New biomaterials and scaffolds for bone tissue engineering (BTE) applications require to be tested in a bone microenvironment reliable model. On this assumption, the in vitro laboratory protocols with bone cells represent worthy experimental systems improving our knowledge about bone homeostasis, reducing the costs of experimentation. To this day, several models of the bone microenvironment are reported in the literature, but few delineate a protocol for testing new biomaterials using bone cells. Herein we propose a clear protocol to set up an indirect co-culture system of human-derived osteoblasts and osteoclast precursors, providing well-defined criteria such as the cell seeding density, cell:cell ratio, the culture medium, and the proofs of differentiation. The material to be tested may be easily introduced in the system and the cell response analyzed. The physical separation of osteoblasts and osteoclasts allows distinguishing the effects of the material onto the two cell types and to evaluate the correlation between material and cell behavior, cell morphology, and adhesion. The whole protocol requires about 4 to 6 weeks with an intermediate level of expertise. The system is an in vitro model of the bone remodeling system useful in testing innovative materials for bone regeneration, and potentially exploitable in different application fields. The use of human primary cells represents a close replica of the bone cell cooperation in vivo and may be employed as a feasible system to test materials and scaffolds for bone substitution and regeneration.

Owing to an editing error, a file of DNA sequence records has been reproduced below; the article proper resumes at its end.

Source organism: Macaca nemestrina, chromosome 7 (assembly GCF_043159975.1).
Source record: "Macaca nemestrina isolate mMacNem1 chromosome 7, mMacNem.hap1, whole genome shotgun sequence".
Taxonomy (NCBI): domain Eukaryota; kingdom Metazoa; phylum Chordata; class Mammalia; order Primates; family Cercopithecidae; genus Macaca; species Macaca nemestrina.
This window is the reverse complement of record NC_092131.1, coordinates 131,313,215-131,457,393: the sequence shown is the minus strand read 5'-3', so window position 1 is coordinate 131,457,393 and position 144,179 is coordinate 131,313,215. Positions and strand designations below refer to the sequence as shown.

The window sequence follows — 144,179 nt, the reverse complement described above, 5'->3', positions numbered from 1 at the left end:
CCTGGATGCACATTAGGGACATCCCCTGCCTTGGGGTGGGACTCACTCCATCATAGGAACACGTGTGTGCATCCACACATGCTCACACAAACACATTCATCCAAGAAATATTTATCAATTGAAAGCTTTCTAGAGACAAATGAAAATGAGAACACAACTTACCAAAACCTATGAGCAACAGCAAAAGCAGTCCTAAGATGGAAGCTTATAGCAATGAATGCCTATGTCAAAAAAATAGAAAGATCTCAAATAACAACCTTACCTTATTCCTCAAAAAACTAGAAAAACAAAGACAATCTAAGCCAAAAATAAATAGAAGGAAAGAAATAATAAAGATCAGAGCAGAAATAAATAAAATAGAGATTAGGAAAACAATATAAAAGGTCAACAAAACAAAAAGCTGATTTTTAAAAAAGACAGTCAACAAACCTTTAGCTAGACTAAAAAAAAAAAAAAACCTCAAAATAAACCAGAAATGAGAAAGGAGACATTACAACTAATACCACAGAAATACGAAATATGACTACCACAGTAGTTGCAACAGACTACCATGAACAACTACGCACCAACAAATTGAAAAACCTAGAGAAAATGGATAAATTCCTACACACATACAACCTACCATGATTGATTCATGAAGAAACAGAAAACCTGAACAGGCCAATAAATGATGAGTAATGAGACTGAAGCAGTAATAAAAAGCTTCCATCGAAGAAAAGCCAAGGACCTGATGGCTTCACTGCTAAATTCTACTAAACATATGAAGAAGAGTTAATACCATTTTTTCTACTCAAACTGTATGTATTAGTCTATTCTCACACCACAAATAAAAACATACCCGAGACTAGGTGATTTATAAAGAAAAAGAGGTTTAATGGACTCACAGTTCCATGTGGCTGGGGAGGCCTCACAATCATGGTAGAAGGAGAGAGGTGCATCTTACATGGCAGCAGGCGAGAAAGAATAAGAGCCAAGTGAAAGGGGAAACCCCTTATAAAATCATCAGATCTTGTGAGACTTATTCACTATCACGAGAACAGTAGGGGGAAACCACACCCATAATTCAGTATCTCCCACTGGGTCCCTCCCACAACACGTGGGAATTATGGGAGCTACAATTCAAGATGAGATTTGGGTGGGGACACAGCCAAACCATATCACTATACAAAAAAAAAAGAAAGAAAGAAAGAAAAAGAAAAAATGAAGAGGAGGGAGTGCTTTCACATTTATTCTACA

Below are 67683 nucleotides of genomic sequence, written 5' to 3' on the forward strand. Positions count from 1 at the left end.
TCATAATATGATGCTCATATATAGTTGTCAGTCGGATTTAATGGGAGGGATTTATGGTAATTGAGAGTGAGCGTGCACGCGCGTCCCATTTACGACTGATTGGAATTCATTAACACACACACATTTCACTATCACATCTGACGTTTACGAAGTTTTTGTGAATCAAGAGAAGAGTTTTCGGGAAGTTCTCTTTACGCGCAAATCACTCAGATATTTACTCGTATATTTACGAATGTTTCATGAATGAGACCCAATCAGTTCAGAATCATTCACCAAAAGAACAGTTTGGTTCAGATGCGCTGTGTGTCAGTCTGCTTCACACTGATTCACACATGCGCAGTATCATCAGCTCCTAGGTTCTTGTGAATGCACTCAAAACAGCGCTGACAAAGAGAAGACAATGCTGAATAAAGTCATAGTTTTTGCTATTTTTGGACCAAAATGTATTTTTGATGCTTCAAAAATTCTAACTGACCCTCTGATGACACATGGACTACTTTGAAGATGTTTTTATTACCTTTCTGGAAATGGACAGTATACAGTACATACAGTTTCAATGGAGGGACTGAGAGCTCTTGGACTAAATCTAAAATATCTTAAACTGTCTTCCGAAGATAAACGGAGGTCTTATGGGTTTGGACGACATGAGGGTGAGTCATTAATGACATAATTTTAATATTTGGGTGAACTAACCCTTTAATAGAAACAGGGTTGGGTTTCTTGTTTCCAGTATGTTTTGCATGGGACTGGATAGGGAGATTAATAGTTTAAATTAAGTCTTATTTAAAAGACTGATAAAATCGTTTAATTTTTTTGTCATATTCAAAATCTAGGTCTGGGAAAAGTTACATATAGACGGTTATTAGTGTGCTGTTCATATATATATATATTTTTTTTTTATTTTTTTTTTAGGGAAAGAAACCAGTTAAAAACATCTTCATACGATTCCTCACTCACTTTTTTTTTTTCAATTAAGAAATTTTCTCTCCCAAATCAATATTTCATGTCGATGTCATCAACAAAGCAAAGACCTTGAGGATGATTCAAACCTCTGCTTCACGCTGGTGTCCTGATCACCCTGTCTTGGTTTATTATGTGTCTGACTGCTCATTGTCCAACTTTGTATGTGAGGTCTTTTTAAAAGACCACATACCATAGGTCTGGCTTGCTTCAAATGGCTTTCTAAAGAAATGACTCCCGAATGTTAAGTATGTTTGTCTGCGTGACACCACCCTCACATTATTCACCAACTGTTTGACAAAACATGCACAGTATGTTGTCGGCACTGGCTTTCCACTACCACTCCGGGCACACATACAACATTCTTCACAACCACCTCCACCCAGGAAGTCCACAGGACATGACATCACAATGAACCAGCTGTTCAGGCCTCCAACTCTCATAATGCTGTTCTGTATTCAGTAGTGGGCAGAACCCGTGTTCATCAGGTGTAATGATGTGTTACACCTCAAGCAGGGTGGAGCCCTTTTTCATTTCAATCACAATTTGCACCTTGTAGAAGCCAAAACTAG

Methods and Protocols 5.1 (2022): 8
Giorgia Borciani, Giorgia Montalbano, Nicola Baldini, Chiara Vitale-Brovarone and Gabriela Ciapetti